As the change programme evolved, the team managing the transition worked hard to drive change through the concrete layer. Instead of focusing on the technology, the team considered how it could be used and the possible benefits. A case in point was video conferencing. This would enable collaboration without the need for physical meeting space and achieve significant cost savings in the process. But, in the beginning at least, the technology was not being used much, especially by middle managers, even though their travel budgets had been cut. The main obstacles? Middle managers couldn’t email while video conferencing without being seen – and no one wanted to appear distracted during a meeting. And a significant number of people didn’t know how to use advanced features, such as how to share documents in conference mode, and they were avoiding training.

The solution was to run ten-minute tutorials at the start of senior management meetings. There was some resistance, but after a few sessions managers were using advanced features. This encouraged those further down the organisation to find out more for themselves. Ultimately, the use of video conferencing increased by 500 per cent.

Re-engineering business processes

As part of the transformation, business processes have had to be aligned with the new ways of working. Flexible working and company-wide mobility mean that employees at all levels have to share desk space. Those looking to secure a space for a day can book it, but the system does not permit block bookings that would monopolise a space.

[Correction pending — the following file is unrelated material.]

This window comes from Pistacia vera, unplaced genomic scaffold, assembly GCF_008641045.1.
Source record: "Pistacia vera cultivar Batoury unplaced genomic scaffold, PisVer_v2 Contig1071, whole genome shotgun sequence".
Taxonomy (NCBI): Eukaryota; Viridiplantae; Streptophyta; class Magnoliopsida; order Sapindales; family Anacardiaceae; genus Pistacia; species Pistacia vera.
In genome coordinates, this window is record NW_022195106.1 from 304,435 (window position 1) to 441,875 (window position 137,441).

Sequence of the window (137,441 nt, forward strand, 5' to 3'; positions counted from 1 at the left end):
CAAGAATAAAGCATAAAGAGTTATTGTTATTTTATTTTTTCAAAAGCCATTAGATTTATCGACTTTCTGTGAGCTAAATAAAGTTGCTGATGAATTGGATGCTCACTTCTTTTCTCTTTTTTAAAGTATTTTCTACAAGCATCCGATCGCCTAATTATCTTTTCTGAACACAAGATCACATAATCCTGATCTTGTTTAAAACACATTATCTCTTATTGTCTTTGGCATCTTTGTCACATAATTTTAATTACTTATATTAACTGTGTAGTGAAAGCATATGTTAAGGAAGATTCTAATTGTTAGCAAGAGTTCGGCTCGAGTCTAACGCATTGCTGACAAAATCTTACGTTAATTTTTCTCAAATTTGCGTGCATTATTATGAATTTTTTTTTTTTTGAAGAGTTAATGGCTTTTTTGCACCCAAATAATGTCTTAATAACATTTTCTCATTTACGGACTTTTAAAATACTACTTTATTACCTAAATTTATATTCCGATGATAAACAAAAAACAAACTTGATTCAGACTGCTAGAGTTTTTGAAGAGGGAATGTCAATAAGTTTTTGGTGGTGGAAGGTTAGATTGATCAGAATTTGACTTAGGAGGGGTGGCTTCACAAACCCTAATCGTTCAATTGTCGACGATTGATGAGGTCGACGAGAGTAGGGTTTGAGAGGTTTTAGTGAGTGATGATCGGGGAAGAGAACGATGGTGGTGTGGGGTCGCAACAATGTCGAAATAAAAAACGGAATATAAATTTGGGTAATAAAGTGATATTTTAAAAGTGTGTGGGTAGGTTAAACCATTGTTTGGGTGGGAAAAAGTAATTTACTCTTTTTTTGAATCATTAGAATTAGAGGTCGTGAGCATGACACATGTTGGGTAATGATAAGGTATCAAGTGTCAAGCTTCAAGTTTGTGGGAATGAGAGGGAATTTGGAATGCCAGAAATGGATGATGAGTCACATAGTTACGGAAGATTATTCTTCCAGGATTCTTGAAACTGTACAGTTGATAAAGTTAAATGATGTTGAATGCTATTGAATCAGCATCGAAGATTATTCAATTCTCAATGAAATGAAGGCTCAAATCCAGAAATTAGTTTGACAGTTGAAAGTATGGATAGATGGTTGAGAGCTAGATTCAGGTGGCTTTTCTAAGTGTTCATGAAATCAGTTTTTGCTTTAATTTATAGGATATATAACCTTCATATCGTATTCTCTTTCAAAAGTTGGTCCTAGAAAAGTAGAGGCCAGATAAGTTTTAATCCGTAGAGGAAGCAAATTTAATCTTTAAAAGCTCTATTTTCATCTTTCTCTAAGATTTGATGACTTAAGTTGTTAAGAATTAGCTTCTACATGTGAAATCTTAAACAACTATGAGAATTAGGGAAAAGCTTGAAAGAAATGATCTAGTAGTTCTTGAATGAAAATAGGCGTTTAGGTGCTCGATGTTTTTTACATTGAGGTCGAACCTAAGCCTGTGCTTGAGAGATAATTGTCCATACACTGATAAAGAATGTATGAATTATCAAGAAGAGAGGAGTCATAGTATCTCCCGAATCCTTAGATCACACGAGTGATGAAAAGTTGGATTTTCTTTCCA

Our head office – which was splitting at the seams to accommodate 1,800 employees – now supports over 2,600 people, because this shift away from personal desk space has been successful. The change has also had an impact on property management. With staff hot-desking and working remotely, there have been other benefits. The consolidation of offices into smaller, more energy-efficient premises has helped to cut energy costs. These were £1.7m lower in 2010-11 than in 2006-07, bringing cumulative savings of almost £4.4m over five years.

In the same period, the decrease in work travel has brought a 45 per cent decrease in carbon dioxide emissions. This translates to a saving of over 24,000 tonnes of CO2 every year – equivalent to the annual emissions of 4,000 average UK households. The cumulative saving on travel costs over five years has been £40.7m.